Does Malcolm X deserve the honor of an American Stamp?
Introduction – Before the electronic means of communication reached the hands of everyone equipped enough to access and use such technology for correspondence and even until now that electronic mail or email is as common as the early morning coffee for everyone, the US postal office holds a significant role as an institution in the American way of life. Among the most important aspects of the postal service is the existence of postal stamp and how it has become more than an ornament in the envelope of domestic and international mails that Americans send to friends, relatives and business contacts.
It has managed to find a niche outside its utilitarian purposes as it metamorphosed into a collectible item as well as an instrument that helped illustrate the shifting social policies in place inside the United States as time went by, particularly with its role in helping make the country a place wherein equal social rights is in place and improving and that institutions that recognize notable icons and personalities does not consider ethnicity and racial background.
Whites, as well as African Americans, are all featured in the different issues of US postal stamps. But is everyone who have earned a status as a social personality have a sufficient enough reason to claim a seat in the list of other icons who are featured in the US stamps or is there a defining line that separates America’s exercise of a system free from racial discrimination from the nomination of every individual who might be a personal favorite but not entirely iconic in the progress of the American way of life as it is today?
There are those who will agree that a person such as Malcolm X – born Malcolm Little – achieved a sufficient degree of social importance that earned him the right to have his name and face featured in the US postal stamps, while there are those who may think otherwise. To ascertain the validity of the claims that would stem from those who supports this proposition as well as from those who disagrees with the idea of creating Malcolm X stamps, it is important to put forward first who Malcolm X is and what characteristics and accomplishments he has that made him qualified to be included in the list of African Americans who graced the different issues of the US postal stamp.
Who is Malcolm X? – Malcolm X was an Omaha-Nebraska native. Malcolm was the son of Earl and Louise and their fourth child as a couple (since Malcolm X’s father also had children prior to his marriage with Louise). Malcolm X’s young life was characterized by violence, seeing their house burned by white men and seeing his father physically assault her mother, while her mother was just as abusive towards him physically, which he thought was because of his color (Harvey, p3).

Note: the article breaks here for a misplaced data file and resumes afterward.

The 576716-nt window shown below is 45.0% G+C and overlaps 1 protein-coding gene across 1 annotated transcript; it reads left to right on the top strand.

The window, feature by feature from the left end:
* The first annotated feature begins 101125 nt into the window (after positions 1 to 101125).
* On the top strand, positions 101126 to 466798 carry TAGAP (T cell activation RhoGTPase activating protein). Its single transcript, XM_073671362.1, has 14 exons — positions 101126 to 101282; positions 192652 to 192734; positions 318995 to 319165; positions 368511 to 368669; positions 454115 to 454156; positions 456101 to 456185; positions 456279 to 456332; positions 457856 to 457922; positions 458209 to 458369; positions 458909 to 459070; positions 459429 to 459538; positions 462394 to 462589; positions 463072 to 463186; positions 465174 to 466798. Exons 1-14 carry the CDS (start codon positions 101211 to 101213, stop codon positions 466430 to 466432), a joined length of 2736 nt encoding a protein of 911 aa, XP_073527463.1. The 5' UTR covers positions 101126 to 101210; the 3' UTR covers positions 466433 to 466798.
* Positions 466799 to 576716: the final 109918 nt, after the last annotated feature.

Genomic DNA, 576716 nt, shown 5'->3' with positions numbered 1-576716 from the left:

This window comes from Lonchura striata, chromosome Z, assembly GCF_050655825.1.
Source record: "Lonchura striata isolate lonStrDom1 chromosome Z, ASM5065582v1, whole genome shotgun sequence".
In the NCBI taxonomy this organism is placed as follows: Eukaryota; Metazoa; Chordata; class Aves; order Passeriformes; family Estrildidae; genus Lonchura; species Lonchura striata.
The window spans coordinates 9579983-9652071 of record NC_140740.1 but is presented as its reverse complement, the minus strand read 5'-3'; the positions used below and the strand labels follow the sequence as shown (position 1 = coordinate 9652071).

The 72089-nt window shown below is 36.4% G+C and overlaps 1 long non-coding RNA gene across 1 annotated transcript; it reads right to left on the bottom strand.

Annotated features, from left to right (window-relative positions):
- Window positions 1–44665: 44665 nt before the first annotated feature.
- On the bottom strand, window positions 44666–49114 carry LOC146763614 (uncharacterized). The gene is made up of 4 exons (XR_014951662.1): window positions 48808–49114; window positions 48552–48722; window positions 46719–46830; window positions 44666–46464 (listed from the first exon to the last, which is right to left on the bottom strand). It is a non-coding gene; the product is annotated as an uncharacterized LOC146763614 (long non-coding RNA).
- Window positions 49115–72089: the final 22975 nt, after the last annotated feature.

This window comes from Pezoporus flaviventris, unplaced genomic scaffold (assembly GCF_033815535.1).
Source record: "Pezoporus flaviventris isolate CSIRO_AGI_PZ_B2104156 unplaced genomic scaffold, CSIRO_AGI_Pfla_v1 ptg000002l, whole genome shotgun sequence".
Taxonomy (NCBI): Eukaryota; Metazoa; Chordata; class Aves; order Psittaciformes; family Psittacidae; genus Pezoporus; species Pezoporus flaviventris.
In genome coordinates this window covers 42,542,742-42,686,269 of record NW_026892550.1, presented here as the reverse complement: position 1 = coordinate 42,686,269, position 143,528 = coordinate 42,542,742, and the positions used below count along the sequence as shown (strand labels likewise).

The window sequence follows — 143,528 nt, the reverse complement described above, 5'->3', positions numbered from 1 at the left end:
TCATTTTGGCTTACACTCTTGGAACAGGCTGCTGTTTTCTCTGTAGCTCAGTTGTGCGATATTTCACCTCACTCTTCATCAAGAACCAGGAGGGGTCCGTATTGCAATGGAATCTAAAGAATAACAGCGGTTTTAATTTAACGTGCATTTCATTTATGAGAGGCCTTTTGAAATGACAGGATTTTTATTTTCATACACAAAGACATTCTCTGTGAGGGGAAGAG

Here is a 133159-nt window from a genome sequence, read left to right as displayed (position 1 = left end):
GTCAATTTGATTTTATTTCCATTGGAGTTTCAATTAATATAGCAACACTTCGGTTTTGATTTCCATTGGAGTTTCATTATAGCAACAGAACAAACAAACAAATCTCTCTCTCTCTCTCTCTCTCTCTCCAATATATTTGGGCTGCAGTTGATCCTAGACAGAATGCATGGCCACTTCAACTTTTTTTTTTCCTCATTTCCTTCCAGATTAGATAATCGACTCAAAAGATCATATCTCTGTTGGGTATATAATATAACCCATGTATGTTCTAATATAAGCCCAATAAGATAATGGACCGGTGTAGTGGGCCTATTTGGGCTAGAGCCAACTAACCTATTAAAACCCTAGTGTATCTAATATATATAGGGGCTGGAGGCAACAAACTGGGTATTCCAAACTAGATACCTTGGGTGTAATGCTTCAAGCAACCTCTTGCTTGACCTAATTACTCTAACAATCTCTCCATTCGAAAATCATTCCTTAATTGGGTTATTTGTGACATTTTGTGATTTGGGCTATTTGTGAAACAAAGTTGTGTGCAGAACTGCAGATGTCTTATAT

Historians claim that the turning point of Malcolm X’s life that led him towards his newfound responsibility towards social and civil rights is during his important transition from being a non-believer to becoming a faithful. He was hardly a religious man during his earlier life, and that is putting it nicely since Malcolm X actually confessed to having ‘very little respect for most people who represented religion’ (Harvey, p5).
But when Malcolm X converted to Islam, he adopted the name El-Hajj Malik El-Shabazz and he became more active in not just religious preaching but as well as political sermons that advocated human and equal rights and consistently encouraged fellow African Americans to not be intimidated by actions of hate from white people. Sadly, religion, the institution that empowered him, is also rumored to be the one responsible for his death also, mainly because of Malcolm X’s leaning too much towards radicalism and his actions and words that nurture the atmosphere of civil disobedience and activism.
Malcolm X in the American Stamp: Does he deserve the ‘Post’? – A United States Postal Service article stressed about its strong commitment in the effort to honor African Americans who made positive and significant contributions to the way of life in the country, even commenting about how the series featuring African American icons are amongst the popular US stamps in circulation.
One of the areas wherein civil rights, equality and the absence of racism manages to display its self is in the selection of the icons and personalities that have adorned and will be featured in the postal stamps used in the United States for US mail.